The man in the Mini is a Rolls-Royce speaker

DO you know who the most requested after-dinner speaker in Britain is? Sir John Harvey-Jones (no surprise). Do you know who runs him close? Tony Ball (surprise). Mr Ball, MBE, FCIM, ACI Arb, speaks about three times a week and can, I am assured, have almost any gathering in stitches.

Mr Ball, who used to be head of sales for British Leyland, is a marketing man to his bootstraps - which explains, I suppose, why he likes talking so much. He has 480 anecdotes and thousands of one-liners, which he mixes and matches - he always keeps a notebook and scribbles down anything fun he hears. Strangely, he prefers big audiences, because people in small groups are more nervous about laughing. He won't say how much he is paid, "but I could live just off my speeches". Which is appropriate, because his career was kicked off by a speech.

When he was 20, in 1955, he was named apprentice of the year at the Austin factory in Birmingham. He was asked to make a speech at the company's annual dinner and did it so well that he was immediately made a fast-track trainee manager. Three years later, he was shown a funny little new car called the Mini, and was asked to organise its launch.

He dressed up as a wizard and "pulled" the car out of a giant top hat. Each time he waved his wand, something new emerged from the Mini: three big men, two women (including his wife), his three-month-old baby, two Afghan hounds and a huge pile of luggage. The audience went wild. He did not make it on to the board until he was 31, and then left shortly afterwards to run Barlow Rand's car dealership operations in South Africa. That was where he met Michael Edwardes, who had been appointed chairman of British Leyland and invited him back to face the riotous industrial relations music.

Although he was head of sales, his most useful skill was his oratory. He had to talk to mass meetings to try to stop strikes - because he was recognised as a guy who used to be on the shopfloor, he avoided the abuse the "real" bosses got. His most important speech, he says, was at Wembley in 1979, where he dissuaded British Leyland dealers from defecting en masse. His secret, he says, was that he could put himself in the head of the people listening - he made fun of the dealers to workers, and vice- versa; and he always made fun of himself.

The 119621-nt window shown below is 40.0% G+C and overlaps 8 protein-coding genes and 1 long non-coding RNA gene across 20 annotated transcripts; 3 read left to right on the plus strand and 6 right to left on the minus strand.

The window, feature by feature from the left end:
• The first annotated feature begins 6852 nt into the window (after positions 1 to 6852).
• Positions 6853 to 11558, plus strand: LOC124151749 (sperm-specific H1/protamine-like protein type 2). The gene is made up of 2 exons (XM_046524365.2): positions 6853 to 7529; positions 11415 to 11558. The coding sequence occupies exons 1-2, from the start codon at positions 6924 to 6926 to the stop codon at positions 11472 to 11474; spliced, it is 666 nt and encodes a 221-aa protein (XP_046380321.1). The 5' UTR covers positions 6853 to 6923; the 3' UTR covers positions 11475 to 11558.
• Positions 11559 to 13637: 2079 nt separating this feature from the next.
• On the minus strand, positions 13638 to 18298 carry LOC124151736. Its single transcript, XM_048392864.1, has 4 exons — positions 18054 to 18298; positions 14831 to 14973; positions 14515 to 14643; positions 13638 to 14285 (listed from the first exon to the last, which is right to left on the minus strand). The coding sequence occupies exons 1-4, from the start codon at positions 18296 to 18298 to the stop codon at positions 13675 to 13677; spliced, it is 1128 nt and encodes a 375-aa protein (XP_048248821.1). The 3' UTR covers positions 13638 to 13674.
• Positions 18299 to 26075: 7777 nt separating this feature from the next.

Now he runs his own company arranging things - the Motor Show, the relaunch of the London Zoo, that sort of thing. And he will keep on talking, by the sound of it, until he drops.

RED TAPE corner. The editor of A Quarterly Review of Latin America has been nosing around in the World Bank's internal directory, and has come upon the following: "Coffee service (For Official Meetings). To access order form in ALL-IN-1, select RS, COF or submit Form 998 (Request for Official Coffee Service) . . . Coffee Service Orders must be received three working days in advance." Three days to boil a kettle? Whatever happened to instant coffee?

Who gives an 'x'?

AS I READ about the troubles of Rexam (nee Bowater) this week, I wondered where such a strange name came from. I knew the etymology: take a place in Wales where Bowater had a plant, and keep losing letters until you have a new name for the company. But the choice seems to have relied largely on the fact that it has an "x" in the middle of it, which is regarded as somehow dynamic and thrusting.

Businesses seem to be obsessed with "x's". I suppose Oxo started it, but we now have Exxon, Xerox, Axa, Next, neXt (an American computer company) . . . And even where they just happen to have an "x", as in Halifax, the marketing men have to make an Xtra loud noise about it. Which I think is perverse - when I was at school an "x" by something meant it was wrong. Doesn't it still?

ROBERT CAWTHORN, the chairman of Rhole-Poulenc Rorer, which wants to buy Fisons, introduced his chief executive thus: "He's French." There was only one thing the offending Michel de Rosen could say to this, and he did: "Sorry."

Bored in Brussels

OH DEAR, the Eurocrats are trying to pretend they're human. An advertisement in the Financial Times for an Ombudsman (Grade A3) sits alongside a sad little logo. Underneath a picture of three 'crats is the slogan, "Europe? Sure, that's where I work every day". Beneath this is a circle of stars with "Be one of Europe's rising stars" inside it. This strikes me as about as implausible as "Rave on actuary".

Honesty should surely be the touchstone for Brussels. I suggest: "You'll be bored stupid, but the beer and expenses aren't bad." Maybe you can think of a better recruitment slogan either for the EU or for some other equally worthy organisation? Bottle of Bunhill's fizziest for the best one.